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Your post could have been mine! Our situations are identical. I wish I could give you the magic bullet for getting on top of things but I don’t think there is one, so instead I’ll share a few thoughts that have helped me pull myself out of the despair.
Recognise that you are not your ADHD. When you forget the washing, say to yourself, ‘there goes my ADHD again’, NOT ‘I’m a hopeless person’. Be kind to yourself. The fact that you care so much about doing ‘all the things’ shows that you are caring, diligent and motivated – it’s just that your brain is not wired in a way that supports being organised and efficient.
As soon as you start feeling guilty about what’s not getting done, stop yourself! Focus on the things you have done. Celebrate every win no matter how small. And remember that no-one’s house looks like a show home most of the time – homes are for living in 🙂
Ditch all your embedded ideas about how things ‘should’ be done. Do what works for you. Embrace all your quirky habits, workarounds and shortcuts! Many of the habits and routines I learned growing up just aren’t useful to me now. I used to feel like a failure every time I found myself out at the clothesline at 11pm hanging out washing I’d forgotten about. Now it’s my usual practice – I use the daylight hours for other things and then I go out there and savour the peace and quiet just before bed.
As far as practical tips go, I’m finding a few things useful:
– Routines. For everything. The head space required for ‘new’ things is huge for us. I know whenever I’m out of routine the wheels start to fall off – I lose things, forget things, and get stressed out and irritable. School holidays take every ounce of mental energy I have!
– Have one list and one calendar, and put EVERYTHING on one or the other. I rely on my phone for the Calendar and Reminders, and set alarms for everything – even school pickup on the days I’m at home (otherwise I can get engrossed in something and not realise the time)
– Be ruthless with the clutter* (see below).
– Have just one ‘dumping ground’ if you can – at least then the chaos is contained
– Go to IKEA and invest in boxes/shelves/in-trays or whatever will enable you AND your family members to keep stuff organised – shelves or hooks for school bags/handbag/keys/phones, boxes or shelves for shoes, a basket or tray for mail/admin, etc. This has been a really slow ongoing process for me but every little bit helps.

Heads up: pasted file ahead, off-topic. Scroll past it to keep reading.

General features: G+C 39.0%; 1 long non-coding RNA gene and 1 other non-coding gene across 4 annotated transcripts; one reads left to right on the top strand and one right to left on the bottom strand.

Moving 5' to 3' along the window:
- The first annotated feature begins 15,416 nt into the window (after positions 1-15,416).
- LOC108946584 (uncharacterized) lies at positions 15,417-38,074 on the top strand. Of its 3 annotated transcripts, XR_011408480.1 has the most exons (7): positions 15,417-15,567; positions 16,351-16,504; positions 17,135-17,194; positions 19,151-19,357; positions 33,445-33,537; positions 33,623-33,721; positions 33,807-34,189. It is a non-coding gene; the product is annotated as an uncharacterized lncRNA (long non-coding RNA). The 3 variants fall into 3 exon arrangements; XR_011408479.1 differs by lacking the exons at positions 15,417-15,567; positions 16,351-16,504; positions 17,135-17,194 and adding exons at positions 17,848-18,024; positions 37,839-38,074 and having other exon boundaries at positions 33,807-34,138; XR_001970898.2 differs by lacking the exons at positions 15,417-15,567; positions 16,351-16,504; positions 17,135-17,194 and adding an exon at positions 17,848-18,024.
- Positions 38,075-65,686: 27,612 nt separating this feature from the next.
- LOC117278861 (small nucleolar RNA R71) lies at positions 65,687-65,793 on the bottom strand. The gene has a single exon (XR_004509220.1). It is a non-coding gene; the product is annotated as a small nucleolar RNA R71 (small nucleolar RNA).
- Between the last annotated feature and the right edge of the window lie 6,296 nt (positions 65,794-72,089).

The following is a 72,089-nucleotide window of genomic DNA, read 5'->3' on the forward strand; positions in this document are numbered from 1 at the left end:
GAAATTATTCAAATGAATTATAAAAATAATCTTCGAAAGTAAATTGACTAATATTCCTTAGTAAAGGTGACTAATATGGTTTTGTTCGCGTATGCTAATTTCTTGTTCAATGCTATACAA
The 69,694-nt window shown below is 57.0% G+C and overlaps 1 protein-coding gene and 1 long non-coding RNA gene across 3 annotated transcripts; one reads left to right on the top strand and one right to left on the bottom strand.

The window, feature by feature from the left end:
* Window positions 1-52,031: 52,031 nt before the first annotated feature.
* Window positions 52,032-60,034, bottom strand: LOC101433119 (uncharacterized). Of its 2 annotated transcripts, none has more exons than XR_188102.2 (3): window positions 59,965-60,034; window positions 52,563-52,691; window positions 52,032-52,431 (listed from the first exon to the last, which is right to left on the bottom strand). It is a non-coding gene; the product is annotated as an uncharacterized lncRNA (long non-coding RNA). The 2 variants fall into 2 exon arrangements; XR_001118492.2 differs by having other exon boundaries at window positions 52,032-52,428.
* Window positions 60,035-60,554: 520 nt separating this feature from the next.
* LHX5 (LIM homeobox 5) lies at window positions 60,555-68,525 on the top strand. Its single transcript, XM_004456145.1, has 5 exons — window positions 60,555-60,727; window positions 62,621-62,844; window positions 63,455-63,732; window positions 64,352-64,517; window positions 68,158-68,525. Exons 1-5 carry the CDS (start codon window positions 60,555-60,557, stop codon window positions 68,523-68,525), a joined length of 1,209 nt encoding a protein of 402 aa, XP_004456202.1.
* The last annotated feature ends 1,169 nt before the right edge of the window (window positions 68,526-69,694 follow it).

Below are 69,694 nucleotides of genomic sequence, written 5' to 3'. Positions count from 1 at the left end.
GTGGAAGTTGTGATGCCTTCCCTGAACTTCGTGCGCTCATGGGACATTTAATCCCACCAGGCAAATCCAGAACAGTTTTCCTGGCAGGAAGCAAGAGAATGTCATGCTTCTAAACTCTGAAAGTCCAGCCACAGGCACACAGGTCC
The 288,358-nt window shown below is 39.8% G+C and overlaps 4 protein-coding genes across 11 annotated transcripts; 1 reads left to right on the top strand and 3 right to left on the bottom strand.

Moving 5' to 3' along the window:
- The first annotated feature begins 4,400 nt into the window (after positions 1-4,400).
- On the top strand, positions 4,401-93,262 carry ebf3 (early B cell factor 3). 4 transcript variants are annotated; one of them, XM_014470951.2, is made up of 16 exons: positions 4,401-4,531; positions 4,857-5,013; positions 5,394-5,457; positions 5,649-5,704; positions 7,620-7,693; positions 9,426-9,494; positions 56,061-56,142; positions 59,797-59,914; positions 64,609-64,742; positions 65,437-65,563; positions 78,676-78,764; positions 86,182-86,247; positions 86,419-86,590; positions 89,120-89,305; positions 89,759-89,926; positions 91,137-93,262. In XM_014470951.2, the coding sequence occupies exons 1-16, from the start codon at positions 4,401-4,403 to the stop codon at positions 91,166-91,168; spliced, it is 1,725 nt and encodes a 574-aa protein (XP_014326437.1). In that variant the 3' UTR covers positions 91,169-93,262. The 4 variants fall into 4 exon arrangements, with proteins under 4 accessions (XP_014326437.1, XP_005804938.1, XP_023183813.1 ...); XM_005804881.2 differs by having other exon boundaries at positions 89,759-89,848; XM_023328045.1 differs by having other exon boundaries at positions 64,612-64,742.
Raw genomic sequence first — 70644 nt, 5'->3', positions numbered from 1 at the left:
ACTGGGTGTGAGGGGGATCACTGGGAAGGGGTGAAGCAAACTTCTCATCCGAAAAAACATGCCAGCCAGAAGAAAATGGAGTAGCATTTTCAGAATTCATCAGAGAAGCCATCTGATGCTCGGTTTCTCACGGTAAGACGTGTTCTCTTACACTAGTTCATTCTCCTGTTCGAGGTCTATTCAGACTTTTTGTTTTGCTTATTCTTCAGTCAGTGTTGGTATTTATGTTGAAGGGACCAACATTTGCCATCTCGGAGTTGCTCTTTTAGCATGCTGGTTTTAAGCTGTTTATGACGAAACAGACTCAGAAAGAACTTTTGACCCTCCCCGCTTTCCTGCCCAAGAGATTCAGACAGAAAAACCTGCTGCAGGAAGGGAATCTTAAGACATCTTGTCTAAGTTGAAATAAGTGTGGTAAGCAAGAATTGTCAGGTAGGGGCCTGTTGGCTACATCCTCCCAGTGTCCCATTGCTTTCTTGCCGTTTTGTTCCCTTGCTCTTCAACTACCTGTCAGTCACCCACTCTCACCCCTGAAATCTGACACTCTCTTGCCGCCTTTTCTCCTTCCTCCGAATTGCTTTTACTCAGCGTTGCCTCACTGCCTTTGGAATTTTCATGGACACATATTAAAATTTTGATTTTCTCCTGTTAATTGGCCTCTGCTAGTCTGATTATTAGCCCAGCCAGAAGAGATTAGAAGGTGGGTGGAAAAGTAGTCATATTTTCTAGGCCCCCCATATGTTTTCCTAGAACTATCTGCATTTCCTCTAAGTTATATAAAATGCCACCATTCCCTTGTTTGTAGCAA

– 2 Minute Tidy – enlist the whole family, put a timer on, and for 2mins, you all race to see how much stuff can get put away or cleaned up. Make it longer if the kids are older. And it’s never too early to delegate – search the web for ‘chores for kids by age’ if you need ideas for jobs littlies can do.
*The clutter – oh, I so feel your pain. It literally is overwhelming for our brains to see ‘stuff’ everywhere. I feel like I never get to the important stuff because I’m endlessly trying to get back to ‘square 1′ with the day-to-day stuff (tidying up, laundry, dishes, floors, cooking, life admin). It’s a constant battle to try and keep the flat surfaces clear – a battle I lose way more than I win! I think that’s what saps my energy the most – all the things that are just never-ending and never quite done. But I think that’s how most women feel whether they have ADHD or not – we’re the ones doing most of it AND carrying the mental load of all the tiny details required to keep a family and a home on track. (Yes, I’m sure there are exceptions to the rule out there somewhere! But in my personal experience I don’t know of any).
Here’s a tip I read somewhere that I’m just about to try, to manage the kids’ clutter and get them to take responsibility: Get a big tub or box. Each day, sweep in all the kids’ stuff that hasn’t been put away. Tell the kids that they need to get out anything they want to keep and put it away, and the rest will be emptied into the bin every Friday.
Last tip, which sounds ridiculous but works for me sometimes when I need to do a job that I really don’t like: I put on some upbeat music, then say to myself out loud, ‘Ready, set, GO!’ and I jump up and see how fast I can get the job/s done.
I’m always surprised at how much I can get done, as long as I don’t stop! Stopping is fatal 😉 Keep the music going and you’ll be amazed at what you can get done in 30mins.
Remember you are not alone. There are so many of us in the same boat. We have a neurological condition that makes ‘life’ more challenging for us than for neurotypical people. And even they find it hard to keep on top of managing a family, so if you’re doing even half the stuff you wish you could get done, you are doing a bloody fantastic job!
I’m so glad you posted – writing this response has reminded me of a few things that I haven’t been doing enough of but I know are helpful.
Best wishes Honey, and look after yourself!